The Alaska Department of Transportation plans to move ahead with its double-roundabout project at the intersection of Chena Hot Springs Road and the Steese Highway. The department intends to begin construction in the summer of 2020. When completed, there will be a roundabout on Chena Hot Springs Road on each side of the Steese overpass. The roundabout on the east side of the overpass will have a bypass lane for people who are traveling north on the Steese Highway and turning eastbound onto Chena Hot Springs Road.
The addition of roundabouts at this intersection is a welcome improvement. Studies in the Interior and the U.S. show roundabouts have improved the flow of traffic and reduced collisions.
Poor visibility at the intersection, particularly when turning left from Chena Hot Springs Road to merge southbound onto the Steese Highway, make the intersection more dangerous than the average intersection. The high speed of highway driving, overpass and long sections of frost-heaved roadway contribute to the danger of the intersection.
You don’t have to look further than North Pole to see how roundabouts can positively impact a community. There have been zero crash-related injuries at the Badger Road and Richardson Highway roundabouts since they were completed about 10 years ago, according to DOT. The overall number of crashes was reduced by 68 percent, too. On a national level, intersections converted to roundabouts saw a 90 percent reduction in collision fatalities and a 76 percent reduction in injuries.
Drivers need to stop far less at roundabouts than stoplights or signs, which means the intersection will be less congested during peak traffic hours. DOT project manager Carl Heim expects the number of drivers will increase in the coming years when the F-35 fighter jets arrive at Eielson Air Force Base, bringing with them a couple thousand airmen, their families and government contractors.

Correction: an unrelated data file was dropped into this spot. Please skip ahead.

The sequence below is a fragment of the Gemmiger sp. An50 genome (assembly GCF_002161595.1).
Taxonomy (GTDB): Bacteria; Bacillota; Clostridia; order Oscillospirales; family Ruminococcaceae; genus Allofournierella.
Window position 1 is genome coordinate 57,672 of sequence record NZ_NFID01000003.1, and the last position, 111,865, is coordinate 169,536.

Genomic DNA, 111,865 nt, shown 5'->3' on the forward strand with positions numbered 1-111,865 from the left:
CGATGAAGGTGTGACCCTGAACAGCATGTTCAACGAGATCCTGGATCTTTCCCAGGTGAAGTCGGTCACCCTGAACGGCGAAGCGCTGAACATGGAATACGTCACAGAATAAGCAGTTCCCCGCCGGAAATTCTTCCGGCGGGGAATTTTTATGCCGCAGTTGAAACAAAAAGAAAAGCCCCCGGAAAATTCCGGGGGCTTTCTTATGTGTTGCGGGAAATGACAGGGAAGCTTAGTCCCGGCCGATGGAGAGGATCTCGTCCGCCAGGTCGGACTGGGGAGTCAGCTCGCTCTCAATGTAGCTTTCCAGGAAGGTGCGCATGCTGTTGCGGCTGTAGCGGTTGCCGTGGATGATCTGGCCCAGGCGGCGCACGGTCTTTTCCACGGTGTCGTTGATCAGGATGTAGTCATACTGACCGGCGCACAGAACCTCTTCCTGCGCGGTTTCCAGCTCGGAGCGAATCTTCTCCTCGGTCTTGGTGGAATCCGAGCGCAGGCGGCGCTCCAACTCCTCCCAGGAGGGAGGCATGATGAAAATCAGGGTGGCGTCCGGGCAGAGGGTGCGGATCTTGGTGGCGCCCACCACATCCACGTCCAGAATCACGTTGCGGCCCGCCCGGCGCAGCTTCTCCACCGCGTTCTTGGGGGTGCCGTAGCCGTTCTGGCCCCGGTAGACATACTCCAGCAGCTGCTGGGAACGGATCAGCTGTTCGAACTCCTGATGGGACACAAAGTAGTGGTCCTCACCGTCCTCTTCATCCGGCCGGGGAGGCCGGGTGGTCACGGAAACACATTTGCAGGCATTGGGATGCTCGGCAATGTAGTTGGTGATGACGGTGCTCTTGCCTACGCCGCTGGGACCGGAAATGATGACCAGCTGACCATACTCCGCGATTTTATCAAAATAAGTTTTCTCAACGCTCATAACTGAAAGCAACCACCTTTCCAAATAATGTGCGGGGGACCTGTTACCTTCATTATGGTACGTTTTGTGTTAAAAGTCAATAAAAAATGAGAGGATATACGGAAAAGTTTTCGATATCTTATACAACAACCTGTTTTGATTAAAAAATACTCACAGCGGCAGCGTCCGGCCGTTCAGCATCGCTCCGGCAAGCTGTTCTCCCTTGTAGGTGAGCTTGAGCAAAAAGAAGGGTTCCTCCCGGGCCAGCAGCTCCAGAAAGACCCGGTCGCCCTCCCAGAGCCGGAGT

Despite roundabouts’ proven ability to tame traffic, the Chena Hot Springs Road project has received lots of criticism. In 2016, a couple of public information meetings were held; opposition was intense, and two state legislators got involved. Rep. Tammie Wilson, R-North Pole, and Rep. David Guttenberg, D-Fairbanks, tried to prevent the project by writing language into the 2016 budget that would prohibit state money from being spent on it.
Since then, DOT officials have done a fair amount of public-relations work to sway public opinion. Mr. Heim, who is managing the project, said a contractor was hired to conduct phone surveys to help them address people’s concerns. Mr. Heim believes most people now support the project.
Though the state is in the midst of a financial crisis, DOT won’t have to worry about project funding being slashed in the legislative session. The department will pay for the roundabouts with federal Highway Safety Improvement Program money, about $5 million, that DOT is required to spend on dangerous intersections.
— Fairbanks Daily News-Miner, Jan. 24